Another gold bulla found in Ireland (BCB62490), dating between 1150–750BC and globular purse shaped rather than half-moon shaped, will also be on display as part of the Spotlight Loan. A similar age to the Shropshire sun pendant, the appearances and shape of the two bullas vary vastly. Similarly decorated with geometric patterns, though much less elaborate, it contains a cylindrical opening along the top which suggests it may have been worn as a pendant.

The exhibition includes the never before lent Towednack hoard, a series of gold objects discovered in Cornwall in 1931, fittingly showcased firstly at Royal Cornwall Museum. An ancient stone hedge concealed two torc necklaces, four arm rings and two pieces of unfinished gold material. Likely originating from Ireland, the objects date from 1400BC–1100BC, making them at least 3,100 years old. Uniquely, one of the torcs (BCB71356) consists of three twisted bars of fine gold, delicately woven together. The other larger gold torc (BCB71355), is much simpler and more typical of the type worn in Ireland. The bracelets would also have been commonplace, and remain in different stages of completion with two seemingly awaiting polishing and smoothing. The unfinished gold bars are bent, suggesting that they were raw material from a goldsmith intended to be a bracelet. Throughout the Bronze Age, Cornwall was a major source of metal (both gold and tin), and a key location for trade and exchange. Cornish tin and gold were traded far and wide, confounding any notion that the period was insular.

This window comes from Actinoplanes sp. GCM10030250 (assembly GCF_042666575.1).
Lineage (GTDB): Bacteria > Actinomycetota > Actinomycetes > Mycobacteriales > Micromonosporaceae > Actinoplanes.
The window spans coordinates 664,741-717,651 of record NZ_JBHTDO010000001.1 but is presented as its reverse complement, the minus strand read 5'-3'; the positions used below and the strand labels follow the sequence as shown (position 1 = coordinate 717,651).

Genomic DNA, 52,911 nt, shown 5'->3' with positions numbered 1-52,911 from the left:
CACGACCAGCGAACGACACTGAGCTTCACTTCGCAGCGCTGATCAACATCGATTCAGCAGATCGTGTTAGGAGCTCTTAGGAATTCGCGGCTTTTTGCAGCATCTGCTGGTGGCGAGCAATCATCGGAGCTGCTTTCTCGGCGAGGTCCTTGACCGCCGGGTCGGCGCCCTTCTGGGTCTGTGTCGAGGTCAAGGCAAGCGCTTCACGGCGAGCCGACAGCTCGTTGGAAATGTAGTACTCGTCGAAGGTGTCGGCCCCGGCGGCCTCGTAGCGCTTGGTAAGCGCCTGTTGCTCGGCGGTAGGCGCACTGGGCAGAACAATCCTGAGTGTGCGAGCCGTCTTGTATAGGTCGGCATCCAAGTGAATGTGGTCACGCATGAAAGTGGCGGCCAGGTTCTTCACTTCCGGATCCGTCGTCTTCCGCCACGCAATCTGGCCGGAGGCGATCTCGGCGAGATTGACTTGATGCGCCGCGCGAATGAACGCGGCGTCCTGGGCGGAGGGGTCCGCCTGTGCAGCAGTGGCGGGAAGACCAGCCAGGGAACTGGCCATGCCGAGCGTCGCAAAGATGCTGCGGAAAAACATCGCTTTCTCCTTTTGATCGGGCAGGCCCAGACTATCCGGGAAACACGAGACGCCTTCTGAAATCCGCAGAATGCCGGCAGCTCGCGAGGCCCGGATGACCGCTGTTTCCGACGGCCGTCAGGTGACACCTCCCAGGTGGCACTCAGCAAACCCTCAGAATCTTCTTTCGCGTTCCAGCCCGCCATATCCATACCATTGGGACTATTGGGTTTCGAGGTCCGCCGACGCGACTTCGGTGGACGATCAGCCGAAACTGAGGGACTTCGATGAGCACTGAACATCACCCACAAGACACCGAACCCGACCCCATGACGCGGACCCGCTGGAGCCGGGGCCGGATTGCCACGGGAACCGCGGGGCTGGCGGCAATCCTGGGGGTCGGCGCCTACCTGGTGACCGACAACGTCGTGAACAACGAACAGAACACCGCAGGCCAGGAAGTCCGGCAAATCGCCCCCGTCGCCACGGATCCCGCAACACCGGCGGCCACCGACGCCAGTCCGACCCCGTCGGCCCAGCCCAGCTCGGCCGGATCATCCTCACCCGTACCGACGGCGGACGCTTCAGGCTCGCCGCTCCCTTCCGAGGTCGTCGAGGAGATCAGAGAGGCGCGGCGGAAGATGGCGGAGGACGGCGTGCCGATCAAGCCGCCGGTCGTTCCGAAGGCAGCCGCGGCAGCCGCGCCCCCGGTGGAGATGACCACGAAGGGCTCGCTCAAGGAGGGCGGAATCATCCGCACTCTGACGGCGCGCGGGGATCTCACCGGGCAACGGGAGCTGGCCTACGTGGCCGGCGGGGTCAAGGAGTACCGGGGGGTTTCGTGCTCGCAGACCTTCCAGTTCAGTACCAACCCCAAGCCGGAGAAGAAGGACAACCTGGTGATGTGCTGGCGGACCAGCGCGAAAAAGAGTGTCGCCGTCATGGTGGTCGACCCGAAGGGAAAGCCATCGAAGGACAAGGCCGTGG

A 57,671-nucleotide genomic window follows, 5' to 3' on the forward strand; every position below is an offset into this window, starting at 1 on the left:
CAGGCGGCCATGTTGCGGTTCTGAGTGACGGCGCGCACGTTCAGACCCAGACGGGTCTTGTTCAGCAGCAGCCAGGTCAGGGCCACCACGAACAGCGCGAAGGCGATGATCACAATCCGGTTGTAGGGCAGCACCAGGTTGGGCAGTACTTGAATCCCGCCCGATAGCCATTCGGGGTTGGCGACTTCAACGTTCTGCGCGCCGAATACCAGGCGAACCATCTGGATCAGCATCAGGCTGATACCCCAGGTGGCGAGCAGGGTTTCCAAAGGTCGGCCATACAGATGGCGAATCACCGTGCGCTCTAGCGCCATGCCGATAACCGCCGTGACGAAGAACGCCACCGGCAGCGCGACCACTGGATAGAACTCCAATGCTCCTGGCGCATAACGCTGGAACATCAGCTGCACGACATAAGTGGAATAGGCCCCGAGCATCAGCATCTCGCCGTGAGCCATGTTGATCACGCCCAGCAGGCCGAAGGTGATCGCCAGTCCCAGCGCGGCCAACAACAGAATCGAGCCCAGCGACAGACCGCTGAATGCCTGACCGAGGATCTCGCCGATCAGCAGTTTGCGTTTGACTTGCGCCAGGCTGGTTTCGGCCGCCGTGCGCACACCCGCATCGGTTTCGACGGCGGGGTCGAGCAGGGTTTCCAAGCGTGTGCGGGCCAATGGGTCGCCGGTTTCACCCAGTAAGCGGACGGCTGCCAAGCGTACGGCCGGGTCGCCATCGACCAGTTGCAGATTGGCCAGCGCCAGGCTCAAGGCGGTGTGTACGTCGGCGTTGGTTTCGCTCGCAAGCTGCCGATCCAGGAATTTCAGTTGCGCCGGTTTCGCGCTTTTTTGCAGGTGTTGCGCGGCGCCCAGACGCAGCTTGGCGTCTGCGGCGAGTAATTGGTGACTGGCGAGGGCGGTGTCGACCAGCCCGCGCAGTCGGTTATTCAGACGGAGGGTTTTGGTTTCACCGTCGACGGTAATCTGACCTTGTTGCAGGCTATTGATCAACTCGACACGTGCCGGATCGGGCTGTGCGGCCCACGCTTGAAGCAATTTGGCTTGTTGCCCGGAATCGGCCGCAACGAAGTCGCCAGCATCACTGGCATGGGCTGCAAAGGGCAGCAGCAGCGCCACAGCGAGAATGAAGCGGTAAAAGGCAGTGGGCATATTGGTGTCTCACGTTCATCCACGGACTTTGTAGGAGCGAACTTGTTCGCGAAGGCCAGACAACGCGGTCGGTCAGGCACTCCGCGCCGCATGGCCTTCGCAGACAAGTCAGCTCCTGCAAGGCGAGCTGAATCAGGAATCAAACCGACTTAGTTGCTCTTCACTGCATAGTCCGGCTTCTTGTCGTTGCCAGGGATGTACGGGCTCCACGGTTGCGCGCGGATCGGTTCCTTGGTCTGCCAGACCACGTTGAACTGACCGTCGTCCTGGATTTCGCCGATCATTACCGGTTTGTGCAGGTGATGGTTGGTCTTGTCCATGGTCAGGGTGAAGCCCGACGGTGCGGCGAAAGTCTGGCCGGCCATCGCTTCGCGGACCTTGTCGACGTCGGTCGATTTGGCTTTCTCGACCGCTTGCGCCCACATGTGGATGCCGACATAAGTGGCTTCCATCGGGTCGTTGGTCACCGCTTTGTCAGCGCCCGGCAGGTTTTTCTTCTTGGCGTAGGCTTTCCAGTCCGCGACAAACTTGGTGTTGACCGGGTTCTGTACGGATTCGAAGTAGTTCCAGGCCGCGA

Completing the tour is an open-ended, gold plated ring (BCB84382) found in Londonderry, Northern Ireland. Also around 3,000 years old, the ring is made of tin alloy core, wrapped in gold foil and decorated with concentric rings of impressed dots. The pattern of vertical, parallel incisions on the outer edge is like that of the Shropshire sun pendant and shows parallels between Bronze Age communities. 

Neil Wilkin, Curator, Early Europe at the British Museum said: “The Shropshire sun pendant is an internationally significant object, reflecting the artistic brilliance of communities from the deep past and the social and religious connections that spanned western Europe. Throughout the Bronze Age, Cornwall played a critical role in providing Britain, Ireland and Continental Europe with important raw materials, as well as producing stunning finished objects. The opportunity to bring the sun pendant to Cornwall, the source of so much material wealth and stylistic inspiration is therefore thrilling.” 

A British Museum Spotlight Loan Gathering light: A Bronze Age golden sun will be on display at Royal Cornwall Museum, Truro from 6 August until 5 November 2022, The Collection, Lincoln between 17 November 2022 and 20 February 2023, Sunderland Museum & Winter Gardens from 25 February until 5 June 2023 and finishes at Museum nan Eilean from 13 June until 16 September 2023.